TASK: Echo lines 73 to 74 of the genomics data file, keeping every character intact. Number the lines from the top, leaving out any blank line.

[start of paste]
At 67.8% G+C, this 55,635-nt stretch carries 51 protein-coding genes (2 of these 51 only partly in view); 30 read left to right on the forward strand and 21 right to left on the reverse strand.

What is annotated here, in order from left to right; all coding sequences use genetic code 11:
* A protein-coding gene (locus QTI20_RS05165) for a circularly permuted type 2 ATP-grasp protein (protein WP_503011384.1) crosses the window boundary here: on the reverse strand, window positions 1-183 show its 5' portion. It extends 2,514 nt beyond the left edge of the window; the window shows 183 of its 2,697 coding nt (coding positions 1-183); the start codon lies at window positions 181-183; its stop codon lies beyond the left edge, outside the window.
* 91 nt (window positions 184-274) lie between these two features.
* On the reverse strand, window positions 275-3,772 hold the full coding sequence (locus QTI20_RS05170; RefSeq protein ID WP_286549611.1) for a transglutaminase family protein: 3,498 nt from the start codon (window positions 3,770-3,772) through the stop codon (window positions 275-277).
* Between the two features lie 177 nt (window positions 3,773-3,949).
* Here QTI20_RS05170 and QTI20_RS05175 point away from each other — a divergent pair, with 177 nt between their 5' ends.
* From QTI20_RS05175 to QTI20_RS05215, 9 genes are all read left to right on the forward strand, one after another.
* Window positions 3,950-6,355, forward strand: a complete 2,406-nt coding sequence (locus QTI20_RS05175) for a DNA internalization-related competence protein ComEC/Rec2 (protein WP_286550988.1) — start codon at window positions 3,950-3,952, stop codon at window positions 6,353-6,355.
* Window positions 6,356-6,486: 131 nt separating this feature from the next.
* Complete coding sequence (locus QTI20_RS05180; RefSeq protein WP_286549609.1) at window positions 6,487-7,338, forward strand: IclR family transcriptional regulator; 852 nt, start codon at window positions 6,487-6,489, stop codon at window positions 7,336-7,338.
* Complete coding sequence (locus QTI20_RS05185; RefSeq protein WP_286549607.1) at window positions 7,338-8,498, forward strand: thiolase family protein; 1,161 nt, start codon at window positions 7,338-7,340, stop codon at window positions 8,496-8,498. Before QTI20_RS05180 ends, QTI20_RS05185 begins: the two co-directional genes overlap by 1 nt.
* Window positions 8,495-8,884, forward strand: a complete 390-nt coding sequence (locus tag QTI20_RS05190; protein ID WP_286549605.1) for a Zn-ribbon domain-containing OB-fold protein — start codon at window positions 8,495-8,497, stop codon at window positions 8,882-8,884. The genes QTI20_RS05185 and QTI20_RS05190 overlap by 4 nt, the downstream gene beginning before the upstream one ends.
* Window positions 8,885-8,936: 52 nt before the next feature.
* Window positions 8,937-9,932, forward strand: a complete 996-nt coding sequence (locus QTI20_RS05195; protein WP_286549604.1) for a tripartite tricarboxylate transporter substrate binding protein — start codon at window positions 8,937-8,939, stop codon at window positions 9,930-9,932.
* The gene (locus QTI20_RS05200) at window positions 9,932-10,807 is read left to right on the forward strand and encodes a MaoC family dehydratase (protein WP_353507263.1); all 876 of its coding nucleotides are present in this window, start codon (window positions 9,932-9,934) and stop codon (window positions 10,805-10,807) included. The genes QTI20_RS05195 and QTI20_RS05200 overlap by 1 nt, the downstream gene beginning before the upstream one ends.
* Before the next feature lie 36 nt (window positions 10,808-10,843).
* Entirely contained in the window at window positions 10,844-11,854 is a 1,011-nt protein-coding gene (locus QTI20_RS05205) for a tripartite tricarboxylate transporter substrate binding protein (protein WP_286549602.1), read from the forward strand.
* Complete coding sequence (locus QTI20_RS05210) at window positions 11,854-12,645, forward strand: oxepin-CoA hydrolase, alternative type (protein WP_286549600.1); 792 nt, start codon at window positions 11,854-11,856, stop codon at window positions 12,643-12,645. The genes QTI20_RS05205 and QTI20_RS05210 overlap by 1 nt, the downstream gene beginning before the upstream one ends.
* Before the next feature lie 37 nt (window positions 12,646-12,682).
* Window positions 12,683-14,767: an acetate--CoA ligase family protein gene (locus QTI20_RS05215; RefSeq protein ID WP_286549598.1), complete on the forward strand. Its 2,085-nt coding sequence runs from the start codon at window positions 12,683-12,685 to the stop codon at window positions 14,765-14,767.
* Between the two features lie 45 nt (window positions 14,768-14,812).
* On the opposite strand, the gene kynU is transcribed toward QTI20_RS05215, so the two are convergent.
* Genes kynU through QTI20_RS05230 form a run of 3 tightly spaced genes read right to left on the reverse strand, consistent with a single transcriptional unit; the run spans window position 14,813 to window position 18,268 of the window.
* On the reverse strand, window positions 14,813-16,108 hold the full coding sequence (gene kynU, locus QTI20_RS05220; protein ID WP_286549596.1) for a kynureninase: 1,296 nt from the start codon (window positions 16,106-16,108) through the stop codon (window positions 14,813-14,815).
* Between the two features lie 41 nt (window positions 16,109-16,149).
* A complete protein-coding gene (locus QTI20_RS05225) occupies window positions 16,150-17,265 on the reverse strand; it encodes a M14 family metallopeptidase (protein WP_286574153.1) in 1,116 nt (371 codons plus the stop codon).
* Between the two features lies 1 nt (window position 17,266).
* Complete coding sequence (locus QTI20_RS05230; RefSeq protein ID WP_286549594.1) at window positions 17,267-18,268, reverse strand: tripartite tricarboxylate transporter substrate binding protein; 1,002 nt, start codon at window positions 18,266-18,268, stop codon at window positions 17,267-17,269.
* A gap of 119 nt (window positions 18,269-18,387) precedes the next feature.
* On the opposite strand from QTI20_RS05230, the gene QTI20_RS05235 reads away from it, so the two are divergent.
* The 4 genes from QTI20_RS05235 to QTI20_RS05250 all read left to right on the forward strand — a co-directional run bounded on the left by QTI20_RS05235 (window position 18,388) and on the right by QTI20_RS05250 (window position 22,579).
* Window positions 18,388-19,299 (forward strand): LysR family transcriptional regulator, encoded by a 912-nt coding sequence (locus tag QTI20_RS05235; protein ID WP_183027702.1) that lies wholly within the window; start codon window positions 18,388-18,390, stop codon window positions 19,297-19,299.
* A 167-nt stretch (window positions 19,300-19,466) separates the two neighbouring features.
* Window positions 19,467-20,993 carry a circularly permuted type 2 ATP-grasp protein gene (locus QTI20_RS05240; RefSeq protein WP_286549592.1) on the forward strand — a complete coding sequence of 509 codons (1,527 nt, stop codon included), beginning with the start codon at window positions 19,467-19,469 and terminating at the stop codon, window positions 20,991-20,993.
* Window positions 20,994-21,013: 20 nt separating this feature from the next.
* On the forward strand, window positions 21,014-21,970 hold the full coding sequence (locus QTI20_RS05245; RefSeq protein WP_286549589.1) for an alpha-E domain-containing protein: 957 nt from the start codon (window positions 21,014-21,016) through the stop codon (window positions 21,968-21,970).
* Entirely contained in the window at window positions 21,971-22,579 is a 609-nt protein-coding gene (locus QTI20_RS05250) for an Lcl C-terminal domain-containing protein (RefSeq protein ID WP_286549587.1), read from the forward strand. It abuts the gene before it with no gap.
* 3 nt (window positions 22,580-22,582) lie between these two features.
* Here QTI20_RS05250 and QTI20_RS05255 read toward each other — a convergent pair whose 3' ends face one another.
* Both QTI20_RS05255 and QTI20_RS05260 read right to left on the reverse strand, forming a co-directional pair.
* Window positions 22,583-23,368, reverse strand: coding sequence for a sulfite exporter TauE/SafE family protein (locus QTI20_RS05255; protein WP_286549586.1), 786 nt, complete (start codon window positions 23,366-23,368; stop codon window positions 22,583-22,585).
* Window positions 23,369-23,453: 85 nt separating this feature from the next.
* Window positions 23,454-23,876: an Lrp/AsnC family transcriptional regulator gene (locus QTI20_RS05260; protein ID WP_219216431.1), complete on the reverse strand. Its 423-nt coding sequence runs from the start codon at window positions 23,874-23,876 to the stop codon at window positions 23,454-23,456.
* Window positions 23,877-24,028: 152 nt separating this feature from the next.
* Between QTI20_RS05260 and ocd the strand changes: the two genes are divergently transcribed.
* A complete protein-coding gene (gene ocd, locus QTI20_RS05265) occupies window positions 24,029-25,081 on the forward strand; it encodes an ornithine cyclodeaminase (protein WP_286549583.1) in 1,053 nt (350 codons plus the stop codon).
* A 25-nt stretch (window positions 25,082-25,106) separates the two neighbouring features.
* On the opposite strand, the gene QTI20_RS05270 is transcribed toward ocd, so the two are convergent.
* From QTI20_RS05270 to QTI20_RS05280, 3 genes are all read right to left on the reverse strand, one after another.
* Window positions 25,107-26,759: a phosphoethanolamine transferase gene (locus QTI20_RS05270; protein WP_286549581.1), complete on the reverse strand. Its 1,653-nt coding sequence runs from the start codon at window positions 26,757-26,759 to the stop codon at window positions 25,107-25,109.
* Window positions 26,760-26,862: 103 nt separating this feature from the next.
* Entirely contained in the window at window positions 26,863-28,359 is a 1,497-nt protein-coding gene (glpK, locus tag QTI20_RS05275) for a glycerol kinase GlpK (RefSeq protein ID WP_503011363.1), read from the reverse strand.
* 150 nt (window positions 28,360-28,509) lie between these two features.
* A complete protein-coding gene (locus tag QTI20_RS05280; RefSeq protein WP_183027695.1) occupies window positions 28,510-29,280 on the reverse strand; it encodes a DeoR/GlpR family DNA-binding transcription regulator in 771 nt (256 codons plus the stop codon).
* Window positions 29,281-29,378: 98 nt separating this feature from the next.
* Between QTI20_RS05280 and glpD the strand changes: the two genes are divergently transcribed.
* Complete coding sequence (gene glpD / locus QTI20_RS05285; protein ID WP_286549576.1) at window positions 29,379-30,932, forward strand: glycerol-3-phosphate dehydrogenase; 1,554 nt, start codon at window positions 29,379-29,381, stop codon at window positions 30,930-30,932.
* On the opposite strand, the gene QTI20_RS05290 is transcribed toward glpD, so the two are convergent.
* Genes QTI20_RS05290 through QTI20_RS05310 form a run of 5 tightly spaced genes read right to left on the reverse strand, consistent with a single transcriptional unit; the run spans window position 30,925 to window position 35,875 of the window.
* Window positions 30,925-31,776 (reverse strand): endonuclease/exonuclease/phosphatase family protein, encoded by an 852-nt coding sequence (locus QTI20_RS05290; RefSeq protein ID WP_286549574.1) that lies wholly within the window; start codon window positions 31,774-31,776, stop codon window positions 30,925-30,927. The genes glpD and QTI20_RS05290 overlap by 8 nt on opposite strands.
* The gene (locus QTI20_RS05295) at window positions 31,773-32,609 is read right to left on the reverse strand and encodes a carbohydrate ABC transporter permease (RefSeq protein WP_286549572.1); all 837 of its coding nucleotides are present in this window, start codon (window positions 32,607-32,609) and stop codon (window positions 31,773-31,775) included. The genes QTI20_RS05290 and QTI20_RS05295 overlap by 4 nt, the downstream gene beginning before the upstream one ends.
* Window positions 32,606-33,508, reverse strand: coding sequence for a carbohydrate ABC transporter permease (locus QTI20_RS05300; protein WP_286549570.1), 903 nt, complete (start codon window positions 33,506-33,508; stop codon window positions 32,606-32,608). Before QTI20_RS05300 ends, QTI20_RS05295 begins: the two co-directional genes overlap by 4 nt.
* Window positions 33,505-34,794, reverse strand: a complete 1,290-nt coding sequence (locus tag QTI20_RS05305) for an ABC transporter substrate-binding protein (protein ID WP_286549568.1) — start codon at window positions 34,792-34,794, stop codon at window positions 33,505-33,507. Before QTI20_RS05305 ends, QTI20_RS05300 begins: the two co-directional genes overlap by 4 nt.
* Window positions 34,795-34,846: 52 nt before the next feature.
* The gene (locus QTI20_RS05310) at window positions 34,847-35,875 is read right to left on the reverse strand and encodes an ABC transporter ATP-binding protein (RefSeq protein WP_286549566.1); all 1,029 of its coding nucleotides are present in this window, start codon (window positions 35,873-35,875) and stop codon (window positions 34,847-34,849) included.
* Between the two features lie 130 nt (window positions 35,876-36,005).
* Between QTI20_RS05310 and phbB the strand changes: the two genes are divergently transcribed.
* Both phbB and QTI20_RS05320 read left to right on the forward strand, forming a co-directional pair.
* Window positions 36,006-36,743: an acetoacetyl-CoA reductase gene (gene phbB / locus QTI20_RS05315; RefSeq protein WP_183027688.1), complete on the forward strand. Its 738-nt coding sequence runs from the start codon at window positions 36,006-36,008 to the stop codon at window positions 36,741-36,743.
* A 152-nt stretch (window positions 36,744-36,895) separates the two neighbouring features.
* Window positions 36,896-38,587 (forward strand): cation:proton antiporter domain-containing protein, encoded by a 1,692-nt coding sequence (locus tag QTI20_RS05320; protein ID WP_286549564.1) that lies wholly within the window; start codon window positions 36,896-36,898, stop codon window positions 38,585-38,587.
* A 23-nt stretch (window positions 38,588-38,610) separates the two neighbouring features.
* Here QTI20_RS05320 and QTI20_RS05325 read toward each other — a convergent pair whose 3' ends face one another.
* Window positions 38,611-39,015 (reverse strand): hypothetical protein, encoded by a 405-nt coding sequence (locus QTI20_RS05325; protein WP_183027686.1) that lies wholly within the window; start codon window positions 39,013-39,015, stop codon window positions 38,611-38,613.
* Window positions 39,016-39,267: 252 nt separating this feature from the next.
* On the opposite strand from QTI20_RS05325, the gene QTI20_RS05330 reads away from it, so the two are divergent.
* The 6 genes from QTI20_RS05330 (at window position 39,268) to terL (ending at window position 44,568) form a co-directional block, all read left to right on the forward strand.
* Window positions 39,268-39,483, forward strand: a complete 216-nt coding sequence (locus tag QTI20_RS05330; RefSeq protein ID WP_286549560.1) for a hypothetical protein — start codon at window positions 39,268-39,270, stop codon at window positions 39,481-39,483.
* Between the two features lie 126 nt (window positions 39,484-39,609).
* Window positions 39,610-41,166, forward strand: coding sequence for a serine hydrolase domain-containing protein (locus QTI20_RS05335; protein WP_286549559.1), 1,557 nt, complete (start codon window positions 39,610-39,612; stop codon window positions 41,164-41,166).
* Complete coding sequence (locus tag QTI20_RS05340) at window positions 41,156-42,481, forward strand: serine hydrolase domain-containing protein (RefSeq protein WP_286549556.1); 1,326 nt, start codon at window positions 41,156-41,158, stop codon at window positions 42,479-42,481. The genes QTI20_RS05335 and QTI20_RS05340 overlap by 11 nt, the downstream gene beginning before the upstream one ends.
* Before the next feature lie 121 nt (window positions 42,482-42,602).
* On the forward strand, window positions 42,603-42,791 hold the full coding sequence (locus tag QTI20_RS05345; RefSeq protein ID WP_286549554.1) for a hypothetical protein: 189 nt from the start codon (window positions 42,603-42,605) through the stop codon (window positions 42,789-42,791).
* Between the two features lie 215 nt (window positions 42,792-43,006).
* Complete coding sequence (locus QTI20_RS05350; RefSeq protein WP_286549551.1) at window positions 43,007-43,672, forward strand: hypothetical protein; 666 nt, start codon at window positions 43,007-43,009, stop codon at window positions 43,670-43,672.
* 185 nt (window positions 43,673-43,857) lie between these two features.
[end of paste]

* A 23-nt stretch (window positions 38,588-38,610) separates the two neighbouring features.
* Here QTI20_RS05320 and QTI20_RS05325 read toward each other — a convergent pair whose 3' ends face one another.